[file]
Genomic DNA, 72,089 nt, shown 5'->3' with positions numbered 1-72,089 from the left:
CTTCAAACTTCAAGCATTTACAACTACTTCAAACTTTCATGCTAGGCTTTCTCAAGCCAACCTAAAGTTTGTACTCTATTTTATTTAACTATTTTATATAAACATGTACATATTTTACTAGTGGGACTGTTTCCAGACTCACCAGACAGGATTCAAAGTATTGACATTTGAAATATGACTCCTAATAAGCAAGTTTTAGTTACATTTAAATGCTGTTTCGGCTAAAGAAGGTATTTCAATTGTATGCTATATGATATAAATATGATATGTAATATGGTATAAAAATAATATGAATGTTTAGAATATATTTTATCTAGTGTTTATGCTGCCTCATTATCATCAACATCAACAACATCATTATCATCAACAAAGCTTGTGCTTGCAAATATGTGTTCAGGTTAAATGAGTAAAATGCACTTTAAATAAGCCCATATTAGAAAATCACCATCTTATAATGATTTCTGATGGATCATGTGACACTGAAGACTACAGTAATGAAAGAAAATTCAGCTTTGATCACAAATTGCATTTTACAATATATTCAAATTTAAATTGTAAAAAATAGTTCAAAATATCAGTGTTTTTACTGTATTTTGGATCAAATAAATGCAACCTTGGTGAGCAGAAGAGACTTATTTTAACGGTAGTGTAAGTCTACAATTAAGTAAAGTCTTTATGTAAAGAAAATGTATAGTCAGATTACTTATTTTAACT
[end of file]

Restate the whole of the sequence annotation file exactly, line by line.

Genomic DNA, 72,089 nt, shown 5'->3' with positions numbered 1-72,089 from the left:
CTTCAAACTTCAAGCATTTACAACTACTTCAAACTTTCATGCTAGGCTTTCTCAAGCCAACCTAAAGTTTGTACTCTATTTTATTTAACTATTTTATATAAACATGTACATATTTTACTAGTGGGACTGTTTCCAGACTCACCAGACAGGATTCAAAGTATTGACATTTGAAATATGACTCCTAATAAGCAAGTTTTAGTTACATTTAAATGCTGTTTCGGCTAAAGAAGGTATTTCAATTGTATGCTATATGATATAAATATGATATGTAATATGGTATAAAAATAATATGAATGTTTAGAATATATTTTATCTAGTGTTTATGCTGCCTCATTATCATCAACATCAACAACATCATTATCATCAACAAAGCTTGTGCTTGCAAATATGTGTTCAGGTTAAATGAGTAAAATGCACTTTAAATAAGCCCATATTAGAAAATCACCATCTTATAATGATTTCTGATGGATCATGTGACACTGAAGACTACAGTAATGAAAGAAAATTCAGCTTTGATCACAAATTGCATTTTACAATATATTCAAATTTAAATTGTAAAAAATAGTTCAAAATATCAGTGTTTTTACTGTATTTTGGATCAAATAAATGCAACCTTGGTGAGCAGAAGAGACTTATTTTAACGGTAGTGTAAGTCTACAATTAAGTAAAGTCTTTATGTAAAGAAAATGTATAGTCAGATTACTTATTTTAACT